During a seminar at the fair, Naoot was accused of “defending Sufism”, to which she responded that the man making the accusation was “reading superficially like a schoolboy”.
Reviews of historical books and the biographies of authors were also organised, along with musical performances.
AUTHORS AND BOOKS: In the fair’s Soheir Al-Qalamawi Hall, the “An Author and a Book” event was organised in which various titles were discussed. Among them was “Towards Happiness” by journalist and writer Sameh Kassem.
In the same hall, a seminar entitled “Roots of the Future” was held that reviewed a book entitled Egypt’s Workers by Omar Maher exploring the world of the workers, artisans and labourers who built ancient and modern Egypt.
A new book on the Arab League was also discussed, as well as books on terrorism and religious extremism.
The Salama Moussa Hall was dedicated to the fair’s guest of honour, with many lectures, ceremonies and musical events. The visiting Moroccan writers and intellectuals presented their country, its culture and its intellectual contributions worldwide.
Italian, French and Emirates events were also organised in the hall.
There was an audio book initiative. Mohamed Neamatallah, head of the project, said that it consisted of 11,000 volunteers from 32 countries reviewing books on behalf of the blind or those with vision disorders.
The hall also hosted the Al-Ahram Salon with authors Mohamed Salmawy and Bahaa Jahin.
Salmawy said that Al-Ahram was continuing its important role in supporting young artists and authors. “It adopted the renowned poet Amal Donqol when he was an unknown junior and others like Samih Kassem and Mahmoud Darwish,” he said, adding that the Al-Ahram Salon would be resumed in the Mohamed Hassanein Heikal Hall on the first floor of the Al-Ahram building in Galaa Street and artists and intellectuals would be invited.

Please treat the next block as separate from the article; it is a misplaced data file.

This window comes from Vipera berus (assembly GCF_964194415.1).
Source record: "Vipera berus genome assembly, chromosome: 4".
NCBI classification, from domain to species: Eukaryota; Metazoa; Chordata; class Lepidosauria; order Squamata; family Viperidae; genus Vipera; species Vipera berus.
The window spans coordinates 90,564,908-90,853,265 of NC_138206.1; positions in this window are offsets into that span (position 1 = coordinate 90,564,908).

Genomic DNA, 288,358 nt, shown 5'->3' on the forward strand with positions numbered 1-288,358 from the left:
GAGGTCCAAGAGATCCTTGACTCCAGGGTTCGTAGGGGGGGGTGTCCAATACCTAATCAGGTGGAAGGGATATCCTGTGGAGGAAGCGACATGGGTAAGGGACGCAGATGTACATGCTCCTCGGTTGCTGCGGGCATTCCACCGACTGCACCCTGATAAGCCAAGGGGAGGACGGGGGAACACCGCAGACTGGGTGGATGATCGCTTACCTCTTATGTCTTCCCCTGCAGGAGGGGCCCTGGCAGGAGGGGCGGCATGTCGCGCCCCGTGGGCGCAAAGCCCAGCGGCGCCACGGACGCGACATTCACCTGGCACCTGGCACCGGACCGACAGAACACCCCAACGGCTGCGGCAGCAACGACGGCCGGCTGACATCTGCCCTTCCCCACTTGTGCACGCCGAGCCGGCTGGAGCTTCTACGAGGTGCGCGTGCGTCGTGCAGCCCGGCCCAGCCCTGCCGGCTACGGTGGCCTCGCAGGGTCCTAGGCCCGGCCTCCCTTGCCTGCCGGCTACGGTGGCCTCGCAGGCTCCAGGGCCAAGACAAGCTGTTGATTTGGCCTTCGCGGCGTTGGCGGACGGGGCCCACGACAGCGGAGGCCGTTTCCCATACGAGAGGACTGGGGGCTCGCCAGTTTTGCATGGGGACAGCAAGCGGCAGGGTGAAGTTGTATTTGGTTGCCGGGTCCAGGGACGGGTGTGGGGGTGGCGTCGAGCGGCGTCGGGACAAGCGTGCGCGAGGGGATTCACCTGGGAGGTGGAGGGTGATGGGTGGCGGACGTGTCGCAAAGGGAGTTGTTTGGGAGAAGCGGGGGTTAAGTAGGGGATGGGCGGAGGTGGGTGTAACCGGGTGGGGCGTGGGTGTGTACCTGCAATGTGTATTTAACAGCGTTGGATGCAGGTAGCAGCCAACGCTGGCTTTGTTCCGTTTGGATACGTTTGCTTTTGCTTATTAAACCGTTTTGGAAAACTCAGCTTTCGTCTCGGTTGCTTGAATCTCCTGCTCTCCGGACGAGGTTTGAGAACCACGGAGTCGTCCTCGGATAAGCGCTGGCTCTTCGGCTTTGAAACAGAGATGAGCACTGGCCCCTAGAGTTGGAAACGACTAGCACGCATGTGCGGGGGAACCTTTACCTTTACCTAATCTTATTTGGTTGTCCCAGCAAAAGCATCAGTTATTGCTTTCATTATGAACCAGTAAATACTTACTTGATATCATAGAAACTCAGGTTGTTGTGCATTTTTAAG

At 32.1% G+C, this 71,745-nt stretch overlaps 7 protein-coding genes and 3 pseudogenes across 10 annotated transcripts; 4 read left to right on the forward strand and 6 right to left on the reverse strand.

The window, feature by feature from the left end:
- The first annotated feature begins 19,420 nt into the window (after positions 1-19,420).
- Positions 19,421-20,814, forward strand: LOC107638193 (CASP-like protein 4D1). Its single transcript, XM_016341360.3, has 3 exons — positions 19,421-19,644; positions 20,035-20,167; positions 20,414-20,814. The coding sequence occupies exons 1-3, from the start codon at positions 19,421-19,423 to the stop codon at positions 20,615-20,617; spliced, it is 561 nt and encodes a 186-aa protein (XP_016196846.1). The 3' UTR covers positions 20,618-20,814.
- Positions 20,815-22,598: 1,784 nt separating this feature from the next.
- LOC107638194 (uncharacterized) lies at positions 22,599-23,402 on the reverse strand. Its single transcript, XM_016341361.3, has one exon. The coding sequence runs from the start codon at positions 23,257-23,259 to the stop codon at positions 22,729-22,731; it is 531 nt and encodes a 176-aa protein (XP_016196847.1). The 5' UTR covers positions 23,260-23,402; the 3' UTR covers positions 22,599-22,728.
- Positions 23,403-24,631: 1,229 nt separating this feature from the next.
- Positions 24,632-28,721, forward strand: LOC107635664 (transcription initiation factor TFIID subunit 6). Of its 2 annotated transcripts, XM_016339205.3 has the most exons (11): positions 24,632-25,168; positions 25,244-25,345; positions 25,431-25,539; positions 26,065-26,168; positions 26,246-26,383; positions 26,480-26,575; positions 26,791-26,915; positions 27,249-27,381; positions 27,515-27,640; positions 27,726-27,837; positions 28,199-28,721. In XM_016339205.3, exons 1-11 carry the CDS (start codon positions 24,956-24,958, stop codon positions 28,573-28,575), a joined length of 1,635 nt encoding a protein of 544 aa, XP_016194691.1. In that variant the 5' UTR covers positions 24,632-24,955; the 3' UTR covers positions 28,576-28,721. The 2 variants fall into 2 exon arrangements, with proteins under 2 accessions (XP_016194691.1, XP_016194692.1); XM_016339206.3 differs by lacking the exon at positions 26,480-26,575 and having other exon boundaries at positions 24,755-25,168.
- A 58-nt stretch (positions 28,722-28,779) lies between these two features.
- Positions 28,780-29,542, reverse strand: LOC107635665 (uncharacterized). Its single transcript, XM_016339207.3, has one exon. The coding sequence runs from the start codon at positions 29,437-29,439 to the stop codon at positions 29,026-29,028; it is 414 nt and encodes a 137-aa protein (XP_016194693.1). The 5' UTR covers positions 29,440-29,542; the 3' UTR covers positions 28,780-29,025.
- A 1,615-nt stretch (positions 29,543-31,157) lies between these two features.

The awards of the CIBF poster competition were distributed. Artist Mohamed Abdel-Fattah won the competition and was awarded an honorary certificate and a prize of LE15,000. Ten other winners were recognised for their contributions and all received an honorary certificate.
Late poet Salah Abdel-Sabour, the fair’s cultural figure of honour, was a main focus of the fair, and his poems were discussed as well as his personality and professional path. Poems by the late Farouk Shousha were also discussed.
The Egyptian Mint participated for the second time in this year’s fair in order to highlight its role, telling the public, as production director Yasser Saadeddin said, that it was not only concerned with coins but also produced medallions and presidential decorations.
The pavilion of the Kurdistan region of Iraq was visiting the fair for the first time this year. Earlier, it had not been able to participate because of the conflict in Iraq and difficult economic conditions.
Taman Shakar, in charge of the pavilion, told the Weekly that it displayed a collection of Kurdish books translated into Arabic as well as medallions, sweets and tapestry samples decorated with images of the Erbil Citadel. “This year, we are not selling these products, but we are distributing them among visitors,” she said.
Shakar hoped that Kurdistan would be able to participate in next year’s fair with more activities and that it could be guest of honour.
The Cairo Opera House was taking part in this year’s fair for the first time with a series of conferences and musical events. Inside the Ministry of Culture’s pavilion, it presented 50 translated books on opera. A series on music festivals was also provided.
Mohamed Mounir, director of Publishing and Documentation at the Opera House, said that this year the department would not sell CDs and tapes but would sell them during the period of the fair at the Opera House itself. A discount of 50 per cent would be offered.
“The Cairo Opera House is not only a venue for concerts and performances, but it also has a very distinguished library on the history of music that can compete with the one at the US Congress,” Mounir said.